The X-ray mirror group at X-Ray Astrophysics Laboratory researches and develops thin foil X-ray mirrors. These X-ray mirrors use the principle of grazing incidence to reflect and focus X-rays. In contrast to conventional X-ray mirrors , which use polished glass ceramic coated with metal for X-ray reflection, the alternative technique of thin foil mirrors are developed. Thin foils coated with high density metal like gold or iridium are used for X-ray reflections. These reflectors allow dense nesting in a very compact volumen and hence can have enhanced effective collecting area, especially at higher X-ray energies.

The pioneering project BBXRT, the Broad Band X-Ray Telescope, flown on the space shuttle Columbia , first used this technique to image astronomical X-ray sources. A subsequent mission, ASCA (Advanced Satellite for Cosmology and Astrophysics), also used the foil mirrors developed and produced in this laboratory. A set of foil mirrors for the five telescopes for the Japanese-US mission , which was launched in 2005, used thin-foil mirrors with epoxy-replicated gold surfaces. The X-ray telescopes on Suzaku have larger collecting areas and about two times better angular resolution than the ASCA telescopes.

The mirrors for the missions mentioned above are researched and produced at Goddard. A number of facilities in Building 2 on campus are involved in the process. Thin foils are prepared and formed into shape in a Foil Research and Preparation Clean Room . The actual coating of gold and foil replication are done in the Foil Replication Laboratory . Finished foils are assembled and tested optically in the Optical Laboratory , where much optical metrological work for other necessary surfaces are done. Partial or complete quadrants of the telescopes are tested at X-ray energies at the X-Ray Facility, which includes a collimated X-ray beam and an X-ray reflectometer.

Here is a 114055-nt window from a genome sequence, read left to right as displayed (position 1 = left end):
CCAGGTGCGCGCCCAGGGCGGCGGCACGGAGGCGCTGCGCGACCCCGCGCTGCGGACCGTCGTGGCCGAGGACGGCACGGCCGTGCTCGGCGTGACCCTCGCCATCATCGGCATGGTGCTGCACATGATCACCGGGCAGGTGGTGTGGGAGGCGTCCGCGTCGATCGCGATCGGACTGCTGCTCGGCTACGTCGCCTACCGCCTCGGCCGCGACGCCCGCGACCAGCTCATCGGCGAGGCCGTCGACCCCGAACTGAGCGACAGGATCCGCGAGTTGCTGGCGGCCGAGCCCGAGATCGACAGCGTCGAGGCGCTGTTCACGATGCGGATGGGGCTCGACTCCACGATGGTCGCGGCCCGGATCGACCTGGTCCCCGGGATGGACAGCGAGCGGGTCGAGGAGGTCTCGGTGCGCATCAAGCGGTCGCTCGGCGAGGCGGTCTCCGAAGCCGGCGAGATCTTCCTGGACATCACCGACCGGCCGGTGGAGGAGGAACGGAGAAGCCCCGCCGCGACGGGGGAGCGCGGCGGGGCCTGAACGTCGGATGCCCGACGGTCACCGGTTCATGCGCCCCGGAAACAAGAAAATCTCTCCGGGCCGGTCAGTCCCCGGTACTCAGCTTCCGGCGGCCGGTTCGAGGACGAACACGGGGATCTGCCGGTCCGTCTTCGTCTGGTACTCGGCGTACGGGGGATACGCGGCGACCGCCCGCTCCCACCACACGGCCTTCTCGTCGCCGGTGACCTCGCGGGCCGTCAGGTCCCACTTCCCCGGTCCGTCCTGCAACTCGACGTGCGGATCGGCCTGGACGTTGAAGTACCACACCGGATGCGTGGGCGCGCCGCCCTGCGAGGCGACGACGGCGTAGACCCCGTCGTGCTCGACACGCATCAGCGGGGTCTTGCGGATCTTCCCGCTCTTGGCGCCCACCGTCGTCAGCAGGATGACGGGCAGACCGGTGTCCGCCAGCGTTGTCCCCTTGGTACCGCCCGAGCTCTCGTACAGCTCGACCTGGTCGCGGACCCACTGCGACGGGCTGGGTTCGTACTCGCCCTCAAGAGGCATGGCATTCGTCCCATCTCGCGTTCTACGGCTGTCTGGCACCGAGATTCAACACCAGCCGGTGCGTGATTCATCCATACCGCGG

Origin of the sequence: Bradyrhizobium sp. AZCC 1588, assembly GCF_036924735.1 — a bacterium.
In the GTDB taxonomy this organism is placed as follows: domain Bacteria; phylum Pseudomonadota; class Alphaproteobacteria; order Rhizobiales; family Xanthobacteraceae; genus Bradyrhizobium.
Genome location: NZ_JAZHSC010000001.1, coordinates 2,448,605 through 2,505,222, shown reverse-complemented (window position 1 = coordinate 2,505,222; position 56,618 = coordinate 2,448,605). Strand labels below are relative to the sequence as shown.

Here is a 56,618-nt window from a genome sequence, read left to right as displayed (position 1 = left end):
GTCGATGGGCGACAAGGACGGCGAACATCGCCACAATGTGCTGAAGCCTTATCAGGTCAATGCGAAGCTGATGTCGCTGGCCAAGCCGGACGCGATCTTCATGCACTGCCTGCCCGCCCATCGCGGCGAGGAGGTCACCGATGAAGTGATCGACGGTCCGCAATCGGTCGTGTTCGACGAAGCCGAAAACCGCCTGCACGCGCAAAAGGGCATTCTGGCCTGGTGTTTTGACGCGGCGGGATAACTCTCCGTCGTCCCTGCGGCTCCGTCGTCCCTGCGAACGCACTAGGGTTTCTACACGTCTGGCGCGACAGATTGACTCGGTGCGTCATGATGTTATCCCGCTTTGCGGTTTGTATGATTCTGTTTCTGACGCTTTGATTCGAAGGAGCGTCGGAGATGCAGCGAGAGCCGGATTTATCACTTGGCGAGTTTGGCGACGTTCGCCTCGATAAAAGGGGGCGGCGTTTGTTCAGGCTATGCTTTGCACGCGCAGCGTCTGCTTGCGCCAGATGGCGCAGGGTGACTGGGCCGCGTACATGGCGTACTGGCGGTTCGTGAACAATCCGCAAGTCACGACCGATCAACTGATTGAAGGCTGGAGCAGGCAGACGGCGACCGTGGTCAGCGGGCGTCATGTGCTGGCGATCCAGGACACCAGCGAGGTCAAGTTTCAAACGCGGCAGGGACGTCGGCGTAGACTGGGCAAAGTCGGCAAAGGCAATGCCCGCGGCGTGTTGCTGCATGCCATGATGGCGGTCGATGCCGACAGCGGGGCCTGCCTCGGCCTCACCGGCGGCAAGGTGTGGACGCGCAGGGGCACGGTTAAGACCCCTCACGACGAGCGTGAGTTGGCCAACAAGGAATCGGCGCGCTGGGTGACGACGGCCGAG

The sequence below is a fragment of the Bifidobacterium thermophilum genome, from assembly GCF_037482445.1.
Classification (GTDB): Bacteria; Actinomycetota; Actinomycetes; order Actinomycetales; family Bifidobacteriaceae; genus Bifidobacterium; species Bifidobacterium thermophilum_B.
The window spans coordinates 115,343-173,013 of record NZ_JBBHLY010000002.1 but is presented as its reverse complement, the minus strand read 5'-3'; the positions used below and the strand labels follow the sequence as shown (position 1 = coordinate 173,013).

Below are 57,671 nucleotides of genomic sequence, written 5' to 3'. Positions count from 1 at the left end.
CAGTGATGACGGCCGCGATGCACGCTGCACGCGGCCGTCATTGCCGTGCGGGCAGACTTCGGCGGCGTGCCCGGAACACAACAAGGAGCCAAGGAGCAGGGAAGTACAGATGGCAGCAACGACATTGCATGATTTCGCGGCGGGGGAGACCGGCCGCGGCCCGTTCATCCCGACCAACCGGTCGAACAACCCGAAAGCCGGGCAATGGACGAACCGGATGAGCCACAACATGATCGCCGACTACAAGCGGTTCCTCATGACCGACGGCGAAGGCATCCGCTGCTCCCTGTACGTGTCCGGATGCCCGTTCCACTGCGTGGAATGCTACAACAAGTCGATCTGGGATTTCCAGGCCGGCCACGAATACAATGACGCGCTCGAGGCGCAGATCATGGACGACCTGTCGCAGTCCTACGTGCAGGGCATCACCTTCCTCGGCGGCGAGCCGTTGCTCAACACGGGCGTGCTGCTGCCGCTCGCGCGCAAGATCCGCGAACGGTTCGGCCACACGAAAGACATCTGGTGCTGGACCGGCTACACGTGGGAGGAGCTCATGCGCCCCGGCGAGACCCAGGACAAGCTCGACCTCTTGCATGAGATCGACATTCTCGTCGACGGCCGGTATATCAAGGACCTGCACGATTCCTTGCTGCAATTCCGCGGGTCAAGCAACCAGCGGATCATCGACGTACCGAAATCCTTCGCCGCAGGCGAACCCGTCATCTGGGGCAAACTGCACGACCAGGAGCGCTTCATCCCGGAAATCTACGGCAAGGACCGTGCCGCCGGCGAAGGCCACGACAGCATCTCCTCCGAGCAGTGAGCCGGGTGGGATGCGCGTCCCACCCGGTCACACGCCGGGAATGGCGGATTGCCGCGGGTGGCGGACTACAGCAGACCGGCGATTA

The X-ray mirror group is headed by Peter J. Serlemitsos. Research Scientists currently include Yang Soong, Kai W. Chan and Takashi Okajima. Most of the actual mirror production are completed by a team of engineers and technicians. Besides this core team of staff, we got much support from other technical staffs from the X-ray Astrophysics Laboratory.

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